iWork for iCloud just got a little more useful today after Apple updated the software with several new features, uncluding support for eight new languages and the addition of more than 50 new fonts to the existing collection. Generally the changes affect Apple's cloud-based productivity suite across the board, and you can find them in iWork's cloud versions of Pages, Numbers, and Keynote.
Apple treated Mac users to a same-day announcement for the release of OS X Yosemite, and will follow with iOS 8.1 (and Apple Pay) on Monday. But there were a few details Cupertino left out, including the unique Apple SIM preinstalled with new cellular iPad models, as well as iWork and iLife updates for Mac. We've got the scoop on those in today's Morning Report to close out the week, so click on and read along.
It wasn't that long ago that the only viable option for word processing was on desktop or laptop computer. But writing apps have made great strides on tablets in recent years — with the release of iOS 7, Pages even got a thorough makeover and is available to new-device owners for free. Pages for iOS is a powerful portable publishing tool, but it does have a bit of a learning curve. Fortunately, this guide is here to get you up to speed on everything you need to know.
Well, Apple's future is getting close to becoming clear as the date for WWDC 2014 has finally been let loose. Looks like some tech journalists are going to be revamping any early summer vacation plans. Meanwhile, it feels like it's been so long since Microsoft had a hit that this week's news of how well Office for iPad did can't help but be a shot in the arm. Plus games, leaks, updates and new stuff all in this week's hottest news.
Following the release of Microsoft's Word, Excel, and PowerPoint apps for the iPad, Apple is drawing attention to its own office suite with a visual overhaul of the online versions of iWork. The iCloud and Mac versions of Pages, Numbers, and Keynote all resemble their iOS 7 counterparts after today's update, bringing a common visual aesthetic to the Cupertino company's productivity suite regardless of which platform you prefer.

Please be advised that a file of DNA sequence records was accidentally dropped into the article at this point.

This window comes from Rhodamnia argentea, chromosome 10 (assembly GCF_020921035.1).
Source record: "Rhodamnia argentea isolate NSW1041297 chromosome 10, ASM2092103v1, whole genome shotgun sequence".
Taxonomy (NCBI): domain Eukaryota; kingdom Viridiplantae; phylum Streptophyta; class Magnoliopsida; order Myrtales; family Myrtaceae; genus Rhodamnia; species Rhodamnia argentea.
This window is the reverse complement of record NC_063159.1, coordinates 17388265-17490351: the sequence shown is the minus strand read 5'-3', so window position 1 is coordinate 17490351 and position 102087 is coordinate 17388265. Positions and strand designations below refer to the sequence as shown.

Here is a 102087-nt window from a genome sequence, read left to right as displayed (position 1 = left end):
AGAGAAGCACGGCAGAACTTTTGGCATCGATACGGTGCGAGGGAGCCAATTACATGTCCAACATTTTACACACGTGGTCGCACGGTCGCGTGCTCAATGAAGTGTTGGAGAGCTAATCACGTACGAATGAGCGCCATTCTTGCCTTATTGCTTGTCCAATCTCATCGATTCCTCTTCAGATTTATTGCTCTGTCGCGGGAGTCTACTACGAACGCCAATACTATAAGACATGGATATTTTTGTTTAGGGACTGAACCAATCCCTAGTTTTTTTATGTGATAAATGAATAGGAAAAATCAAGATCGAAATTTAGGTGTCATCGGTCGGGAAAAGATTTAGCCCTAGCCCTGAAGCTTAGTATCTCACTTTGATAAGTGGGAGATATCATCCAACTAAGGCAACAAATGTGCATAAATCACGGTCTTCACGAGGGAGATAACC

When Pages for iOS was released alongside the iPad in 2010, it was a showcase of all that was possible with Apple's revolutionary tablet. A natural extension of the Mac app, it set the tone for multitouch content creation, with powerful page layout and word processing templates plus tools that complemented the ones we used on our MacBooks. With the new version 2.0 release, however, Pages is no longer a companion app. A complete rewrite for iOS 7 and OS X Mavericks has brought parity across all platforms, and you'll find the same templates, menus, and features everywhere you go, with a strong emphasis on collaboration and editing.
It’s the week of updates and shutdowns, of explosions and insomnia. In short, it’s another week of the biggest news stories from the writer of Mac|Life, getting you up to date with everything you ever might have missed that you shouldn’t have. So without further ado….
In a significant stain on the otherwise welcome announcement that iWork would now be free for Mac and iOS users, many long-time users were surprised to find that the updated version no longer included several important features in Pages, Numbers, and Keynote. As AppleInsider relates, Apple has now responded to these criticisms with a new support page stating that we'll see the features added again within the next six months.
On the heels of announcing updates to the iLife apps across both Mac and iOS platforms, Apple's Eddy Cue moved to to discuss the future of iWork, including the addition of collaboration for iWork in the Cloud.